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Latest posts by Fairygirl

Plant advice needed : damp shade

Posted: 10/04/2013 at 13:35

Verdun-do Astrantias cope with the heavy unforgiving clay though? I've not grown them but I'd be slightly worried if they didn't have a bit of drainage. Would you advise a bit of extra grit under those circumstances?

Michelle- Verdun's and Obelixx's suggestions are excellent I think. Can I also suggest Solomon's Seal? (Polygonatum) although make sure it's not waterlogged -it likes a bit of drainage so some grit worked in would benefit. The white flowering plants help lighten the dark area. Some of the ferns are very attractive although lots of people don't like them. The white Dicentra is lovely and the white form of Jacob's Ladder (Polemonium) might be ok with a bit of grit too.


Posted: 10/04/2013 at 08:27

Off to work now 

No cakes and tea for me...

Have a great day everyone


Posted: 10/04/2013 at 08:25

Nut  at last house we had a weasel who lived in the bank by the pond who caught a lot of young rabbits but I don't know if he got a lot of the mice. He was certainly very entertaining to watch as he used to run along the ledge of the conservatory windows and have a look in!

WW the 'single plant pots' are always great for big impact. A row along a path or edge of a patio/steps- all the same and in same pots make a great display. If you have room to do this with different plants for each season and swap them round it's really effective. I love tulips but the planting medium has to be right  and pots are a great way of achieving it. I used to have a gigantic pot that I put a normal one inside and just changed the plants in that-spring bulbs the sweet peas and so on. It makes a great feature for a patio but the key is to make sure it's a big pot!

Our own A to Z of our Gardening

Posted: 10/04/2013 at 08:15
nutcutlet wrote (see)

Are we having D today?

Help! It's all going too fast for me!

Choisya,cytisus,crocosmia and crocus. Calla lilies, camellias and cordylines

Got any 'ose?

Posted: 10/04/2013 at 07:59

GG we're all getting helluva hooked on the hellebores!

20ft screen/conifer ideas please

Posted: 10/04/2013 at 07:56

Maria I totally understand your reasons! Rhodies can be good as you can use them like an informal hedge but leave them as shrubs in their own right. Like any other plant it's a question of picking the right varieties. They do get big but you can either do a bit of judicious pruning now and again to keep them in check or give them a good haircut every couple of years. The flowers are a bonus of course but like most hedging they take a fair bit out of the ground so it depends what other planting you want nearby. As you're a busy woman I guess you want something that you don't have to spend hours maintaining either!!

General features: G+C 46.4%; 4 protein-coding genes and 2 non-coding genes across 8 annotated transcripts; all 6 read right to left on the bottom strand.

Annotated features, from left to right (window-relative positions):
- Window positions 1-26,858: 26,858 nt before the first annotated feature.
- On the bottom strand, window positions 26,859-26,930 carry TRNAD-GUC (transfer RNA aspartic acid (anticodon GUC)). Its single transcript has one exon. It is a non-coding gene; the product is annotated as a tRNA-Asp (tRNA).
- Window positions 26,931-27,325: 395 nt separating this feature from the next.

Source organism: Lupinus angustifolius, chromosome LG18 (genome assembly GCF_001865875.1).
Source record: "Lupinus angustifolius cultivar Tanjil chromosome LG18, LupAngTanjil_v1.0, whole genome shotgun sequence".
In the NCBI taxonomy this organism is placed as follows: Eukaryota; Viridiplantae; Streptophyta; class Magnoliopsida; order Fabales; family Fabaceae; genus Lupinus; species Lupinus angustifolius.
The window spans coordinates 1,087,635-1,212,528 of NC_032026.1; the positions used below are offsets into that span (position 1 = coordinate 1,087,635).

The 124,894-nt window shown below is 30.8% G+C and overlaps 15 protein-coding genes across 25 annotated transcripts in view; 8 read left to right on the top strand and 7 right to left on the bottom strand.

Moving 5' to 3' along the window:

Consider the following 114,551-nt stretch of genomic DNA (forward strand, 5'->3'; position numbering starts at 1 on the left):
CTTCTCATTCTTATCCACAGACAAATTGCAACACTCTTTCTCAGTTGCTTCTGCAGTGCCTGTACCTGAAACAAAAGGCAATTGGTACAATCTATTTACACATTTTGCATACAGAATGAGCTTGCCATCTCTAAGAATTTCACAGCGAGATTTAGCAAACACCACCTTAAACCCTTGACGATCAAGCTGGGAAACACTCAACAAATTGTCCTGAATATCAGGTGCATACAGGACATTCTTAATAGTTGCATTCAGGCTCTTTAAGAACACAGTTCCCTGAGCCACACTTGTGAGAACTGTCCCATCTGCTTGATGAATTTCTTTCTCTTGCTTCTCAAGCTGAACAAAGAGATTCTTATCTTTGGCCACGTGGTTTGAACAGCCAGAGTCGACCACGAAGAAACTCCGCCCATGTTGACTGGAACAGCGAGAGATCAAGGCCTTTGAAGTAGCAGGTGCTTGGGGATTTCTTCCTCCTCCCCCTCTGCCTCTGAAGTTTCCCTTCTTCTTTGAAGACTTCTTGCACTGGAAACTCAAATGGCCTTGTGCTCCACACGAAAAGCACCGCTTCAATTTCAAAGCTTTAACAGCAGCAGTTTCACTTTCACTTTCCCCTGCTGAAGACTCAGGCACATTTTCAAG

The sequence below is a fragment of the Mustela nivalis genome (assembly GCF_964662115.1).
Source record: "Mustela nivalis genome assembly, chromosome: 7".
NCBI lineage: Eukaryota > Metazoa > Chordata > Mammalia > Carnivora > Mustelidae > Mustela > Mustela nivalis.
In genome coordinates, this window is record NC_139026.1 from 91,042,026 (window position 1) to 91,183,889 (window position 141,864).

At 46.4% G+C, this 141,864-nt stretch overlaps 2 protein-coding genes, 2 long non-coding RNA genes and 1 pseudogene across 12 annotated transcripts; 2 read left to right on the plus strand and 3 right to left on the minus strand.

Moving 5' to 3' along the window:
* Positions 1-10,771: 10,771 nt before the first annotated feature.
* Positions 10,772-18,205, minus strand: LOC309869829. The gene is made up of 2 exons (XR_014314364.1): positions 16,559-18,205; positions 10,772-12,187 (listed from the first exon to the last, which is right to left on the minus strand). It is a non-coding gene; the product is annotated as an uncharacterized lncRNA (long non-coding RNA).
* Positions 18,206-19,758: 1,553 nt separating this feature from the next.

Posted: 10/04/2013 at 07:43
Dovefromabove wrote (see)

I expect Mrs MacGregor could see his good points 


Brum have you been having a lie in? You're very late..

Everything you just said- ditto.

Have a good day whatever you get up to 

Clematis Armandii Cuttings

Posted: 10/04/2013 at 07:09

Great advice Sam -will be very useful for lots of people 

The shade bit is probably the most useful thing then as you don't always think of giving the cuttings heat but shade at the same time. I'll definitely remember that! I've tried same method with honeysuckle but  they didn't take so I'm guessing a little more shade would have helped there too.

Jet Stream finally moving up

Posted: 10/04/2013 at 06:58

Bob can you make sure you put that request in for 'rain only at night' then-and can you ask that Scotland gets an 'off' switch for the rain too?

Shadow's got the furniture outside now and we don't want it raining on his parade!

Maybe we can all start putting off our heating -in the greenhouses as well as homes!  


Posted: 10/04/2013 at 06:45

Dove-sorry Miss Willmott- you're right- on every count

Chicky no disadvantages at all with your purchase after all- you're helping keep people employed at GC , helping the economy, helping wildlife...the gift that keeps on giving!

I believe people are inherently good if they garden but maybe I'm naive!

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